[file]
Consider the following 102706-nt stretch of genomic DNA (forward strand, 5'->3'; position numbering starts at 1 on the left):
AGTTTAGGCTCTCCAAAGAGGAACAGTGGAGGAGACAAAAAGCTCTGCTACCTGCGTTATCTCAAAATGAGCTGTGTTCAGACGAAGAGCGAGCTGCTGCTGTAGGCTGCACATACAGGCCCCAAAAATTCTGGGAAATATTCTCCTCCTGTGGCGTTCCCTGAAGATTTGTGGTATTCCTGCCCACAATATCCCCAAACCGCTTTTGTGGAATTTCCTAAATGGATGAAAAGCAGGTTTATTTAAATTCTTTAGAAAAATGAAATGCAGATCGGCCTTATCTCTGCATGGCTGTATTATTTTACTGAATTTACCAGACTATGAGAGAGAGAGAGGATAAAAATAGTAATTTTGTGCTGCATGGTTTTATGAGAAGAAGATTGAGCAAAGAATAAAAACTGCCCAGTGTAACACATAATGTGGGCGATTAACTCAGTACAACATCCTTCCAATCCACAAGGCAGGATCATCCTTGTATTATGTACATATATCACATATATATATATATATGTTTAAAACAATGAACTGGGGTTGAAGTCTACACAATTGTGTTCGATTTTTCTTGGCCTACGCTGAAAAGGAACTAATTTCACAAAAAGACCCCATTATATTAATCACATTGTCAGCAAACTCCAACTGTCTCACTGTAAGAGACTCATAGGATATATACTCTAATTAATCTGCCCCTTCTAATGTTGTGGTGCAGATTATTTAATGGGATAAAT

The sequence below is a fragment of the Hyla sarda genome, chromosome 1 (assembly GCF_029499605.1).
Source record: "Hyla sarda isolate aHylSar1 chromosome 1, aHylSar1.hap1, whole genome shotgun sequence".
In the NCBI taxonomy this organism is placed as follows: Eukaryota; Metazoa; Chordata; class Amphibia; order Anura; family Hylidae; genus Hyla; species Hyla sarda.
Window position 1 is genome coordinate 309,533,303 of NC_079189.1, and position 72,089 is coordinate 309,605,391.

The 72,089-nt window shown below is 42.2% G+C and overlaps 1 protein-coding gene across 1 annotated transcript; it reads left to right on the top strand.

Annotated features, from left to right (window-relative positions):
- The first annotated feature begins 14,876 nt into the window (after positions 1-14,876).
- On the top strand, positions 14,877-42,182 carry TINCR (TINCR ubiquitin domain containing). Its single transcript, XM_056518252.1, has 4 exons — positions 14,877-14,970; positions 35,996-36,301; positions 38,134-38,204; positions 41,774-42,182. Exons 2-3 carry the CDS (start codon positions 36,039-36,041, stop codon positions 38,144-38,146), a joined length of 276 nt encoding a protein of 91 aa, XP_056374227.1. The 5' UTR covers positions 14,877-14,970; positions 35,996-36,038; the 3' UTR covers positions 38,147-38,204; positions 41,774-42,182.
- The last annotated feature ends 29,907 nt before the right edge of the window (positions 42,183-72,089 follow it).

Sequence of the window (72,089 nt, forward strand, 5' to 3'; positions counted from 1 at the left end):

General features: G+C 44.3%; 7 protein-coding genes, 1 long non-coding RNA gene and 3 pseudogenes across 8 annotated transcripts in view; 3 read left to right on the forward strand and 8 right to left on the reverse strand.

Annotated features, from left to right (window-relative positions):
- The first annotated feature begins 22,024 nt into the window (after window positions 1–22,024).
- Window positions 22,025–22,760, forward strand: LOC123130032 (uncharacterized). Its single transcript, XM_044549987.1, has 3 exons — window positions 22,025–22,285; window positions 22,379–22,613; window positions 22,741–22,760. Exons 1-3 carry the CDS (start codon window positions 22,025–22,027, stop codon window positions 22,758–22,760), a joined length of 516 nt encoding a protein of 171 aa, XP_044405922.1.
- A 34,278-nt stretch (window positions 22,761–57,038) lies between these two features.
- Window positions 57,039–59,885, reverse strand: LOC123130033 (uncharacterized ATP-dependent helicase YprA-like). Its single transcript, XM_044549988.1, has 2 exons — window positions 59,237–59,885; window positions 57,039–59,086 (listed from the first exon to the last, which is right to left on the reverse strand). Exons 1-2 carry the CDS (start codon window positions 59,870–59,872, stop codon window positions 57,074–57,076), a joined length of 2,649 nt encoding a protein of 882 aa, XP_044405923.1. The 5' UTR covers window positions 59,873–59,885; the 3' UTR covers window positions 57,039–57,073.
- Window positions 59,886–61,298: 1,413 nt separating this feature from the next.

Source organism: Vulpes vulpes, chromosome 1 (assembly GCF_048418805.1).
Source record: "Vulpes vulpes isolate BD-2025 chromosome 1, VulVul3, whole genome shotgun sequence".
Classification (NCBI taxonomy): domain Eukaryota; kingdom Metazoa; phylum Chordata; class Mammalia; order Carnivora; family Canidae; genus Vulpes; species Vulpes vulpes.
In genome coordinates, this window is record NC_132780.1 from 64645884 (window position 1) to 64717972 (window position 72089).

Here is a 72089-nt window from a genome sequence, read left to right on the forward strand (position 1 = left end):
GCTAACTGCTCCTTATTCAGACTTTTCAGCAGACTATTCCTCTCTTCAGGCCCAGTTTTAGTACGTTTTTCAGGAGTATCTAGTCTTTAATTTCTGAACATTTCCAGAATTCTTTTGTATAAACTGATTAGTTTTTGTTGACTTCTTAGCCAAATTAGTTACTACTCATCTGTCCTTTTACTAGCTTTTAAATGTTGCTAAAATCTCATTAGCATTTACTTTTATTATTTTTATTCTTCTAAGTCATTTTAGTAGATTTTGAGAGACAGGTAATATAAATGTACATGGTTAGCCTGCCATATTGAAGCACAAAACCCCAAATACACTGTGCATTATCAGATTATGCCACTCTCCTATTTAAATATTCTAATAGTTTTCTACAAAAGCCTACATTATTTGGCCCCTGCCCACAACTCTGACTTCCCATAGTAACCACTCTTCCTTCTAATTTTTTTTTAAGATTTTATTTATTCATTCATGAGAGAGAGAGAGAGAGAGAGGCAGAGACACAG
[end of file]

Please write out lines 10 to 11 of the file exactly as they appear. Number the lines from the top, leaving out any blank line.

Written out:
- On the top strand, positions 14,877-42,182 carry TINCR (TINCR ubiquitin domain containing). Its single transcript, XM_056518252.1, has 4 exons — positions 14,877-14,970; positions 35,996-36,301; positions 38,134-38,204; positions 41,774-42,182. Exons 2-3 carry the CDS (start codon positions 36,039-36,041, stop codon positions 38,144-38,146), a joined length of 276 nt encoding a protein of 91 aa, XP_056374227.1. The 5' UTR covers positions 14,877-14,970; positions 35,996-36,038; the 3' UTR covers positions 38,147-38,204; positions 41,774-42,182.
- The last annotated feature ends 29,907 nt before the right edge of the window (positions 42,183-72,089 follow it).